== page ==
Do chemists in the United States use lb-mol/oz-mol?

A mole is the number of atoms needed to equal the substance’s molecular weight. So 1.01lb of hydrogen is one lb-mol.

In all of my chemistry classes we have used gram moles without any indication that there ever could be anything different. But every now and then in my engineering classes they give us lb-mol.

So my question is: if the coroner on CSI says something about milli-mols, should I be thinking 10^-3 lb-mol, or 10^-3 g-mol.

We use metric just like you.

You should be thinking moles. A mole is the amount of a substance that has 6.02*10[sup]23[/sup] particles (typically molecules) in it. This is true in any measurement system.

The relationship with molecular weights is that the weight of one mole of particles, in grams, is equal to the weight of a single particle, in atomic mass units. So 1 mole of hydrogen molecules weighs 2 grams, and a single hydrogen molecule weighs 2 AMU. In other words, the number of particles in a mole (Avagadro’s number) is the conversion factor from AMU to grams.

As i learned it, a mole is defined as the number of atoms in 12 grams of carbon-12. It may be that he has expected that Americans would define 1 mole as the number of atoms in 12 ounces of carbon-12. This is not the first time I have heard of a mole refered to as a g-mole.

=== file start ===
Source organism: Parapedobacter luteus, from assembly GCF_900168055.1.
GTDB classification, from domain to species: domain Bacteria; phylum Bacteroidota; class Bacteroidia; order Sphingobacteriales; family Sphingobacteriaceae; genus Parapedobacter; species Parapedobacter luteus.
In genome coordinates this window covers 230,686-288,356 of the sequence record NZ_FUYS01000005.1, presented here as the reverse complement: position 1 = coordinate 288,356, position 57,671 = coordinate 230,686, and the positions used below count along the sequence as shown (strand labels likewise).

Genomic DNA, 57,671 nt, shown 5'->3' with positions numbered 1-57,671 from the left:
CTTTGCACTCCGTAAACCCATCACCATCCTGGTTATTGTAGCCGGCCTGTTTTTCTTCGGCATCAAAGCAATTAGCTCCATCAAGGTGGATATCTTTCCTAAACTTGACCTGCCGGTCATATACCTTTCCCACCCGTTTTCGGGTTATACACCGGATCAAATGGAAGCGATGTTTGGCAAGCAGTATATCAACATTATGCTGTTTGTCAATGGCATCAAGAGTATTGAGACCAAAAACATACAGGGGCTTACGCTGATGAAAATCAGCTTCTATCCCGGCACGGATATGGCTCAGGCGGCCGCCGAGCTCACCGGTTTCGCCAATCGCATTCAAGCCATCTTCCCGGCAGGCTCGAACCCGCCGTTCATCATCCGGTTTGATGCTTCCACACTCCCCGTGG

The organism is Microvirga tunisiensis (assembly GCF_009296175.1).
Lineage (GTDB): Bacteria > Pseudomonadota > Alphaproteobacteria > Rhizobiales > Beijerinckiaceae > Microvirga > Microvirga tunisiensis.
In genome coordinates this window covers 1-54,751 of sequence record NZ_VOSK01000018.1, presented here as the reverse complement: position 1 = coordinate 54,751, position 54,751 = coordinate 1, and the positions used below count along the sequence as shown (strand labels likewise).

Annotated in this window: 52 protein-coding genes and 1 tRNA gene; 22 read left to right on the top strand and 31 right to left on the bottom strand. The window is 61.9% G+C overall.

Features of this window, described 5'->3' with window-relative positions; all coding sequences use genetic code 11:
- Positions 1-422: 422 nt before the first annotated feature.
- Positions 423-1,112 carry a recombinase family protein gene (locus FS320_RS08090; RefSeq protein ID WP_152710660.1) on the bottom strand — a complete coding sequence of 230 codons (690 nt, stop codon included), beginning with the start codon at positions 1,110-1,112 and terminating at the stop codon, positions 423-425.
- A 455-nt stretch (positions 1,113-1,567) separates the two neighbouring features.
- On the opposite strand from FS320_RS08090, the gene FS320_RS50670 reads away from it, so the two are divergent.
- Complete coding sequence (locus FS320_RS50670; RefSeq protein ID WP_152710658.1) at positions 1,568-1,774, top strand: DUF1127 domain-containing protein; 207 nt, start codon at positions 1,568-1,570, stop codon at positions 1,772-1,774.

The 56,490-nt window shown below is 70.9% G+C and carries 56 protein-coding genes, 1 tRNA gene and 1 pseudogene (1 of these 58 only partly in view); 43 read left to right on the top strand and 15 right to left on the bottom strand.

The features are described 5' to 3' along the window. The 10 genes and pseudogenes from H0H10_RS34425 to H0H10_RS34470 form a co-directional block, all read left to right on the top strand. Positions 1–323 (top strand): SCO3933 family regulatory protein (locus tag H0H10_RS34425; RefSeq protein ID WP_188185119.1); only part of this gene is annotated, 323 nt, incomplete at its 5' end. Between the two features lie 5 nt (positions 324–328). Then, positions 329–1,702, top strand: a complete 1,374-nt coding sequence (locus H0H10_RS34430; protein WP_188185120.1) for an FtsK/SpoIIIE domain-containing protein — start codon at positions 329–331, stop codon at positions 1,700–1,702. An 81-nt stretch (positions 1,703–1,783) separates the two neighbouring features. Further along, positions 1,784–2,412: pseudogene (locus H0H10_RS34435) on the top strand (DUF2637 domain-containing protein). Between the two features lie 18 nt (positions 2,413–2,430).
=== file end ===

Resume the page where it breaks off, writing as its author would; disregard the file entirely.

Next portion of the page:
we use slugs :smiley:

Christopher is correct, Chronos. A mole has never been defined as equal to Avogadro’s number (6.022 x 10[sup]23[/sup]) of particles.

Even today, the SI system defines a mole as:

The SI definition for a mole is that of a “g-mol.” A lb-mol would be defined as the amount of substance of a system which contains as many elementary entities as there are atoms in 12 pounds of carbon 12.

The only time that I have see the abominable units of lb-mol and oz-mol are in environmental chemistry textbooks written by old-timer environmental/sanitary engineers. Thankfully, its use appears to be dying out.

That’s basically what I was wondering. Now I’m wondering where the other half of all my hydrogens went :smack: .

Wikipedia (and my non-linkable texts) supports the idea that people do use [imperial]-mols. I expected that since everything else in the US is in imperial units that mols would be [imperial]-mols.

Robby: it’s good to hear that I won’t have to use them.

Your definition is equivalent to Chronos’s, though, as Avogadro’s number is equivalent to “the number of carbon-12 atoms in 12 grams of carbon-12.”

Not quite equivalent since the kilogram is losing weight

A good rule of thumb is that any industry in the US that has a practical need for SI prefixes uses metric (with the glaring exception of the stubbornly conservative construction industry).

So chemistry, yes; transportation; no (1000 m/km is nice, but irrelevant for travel, so miles remain).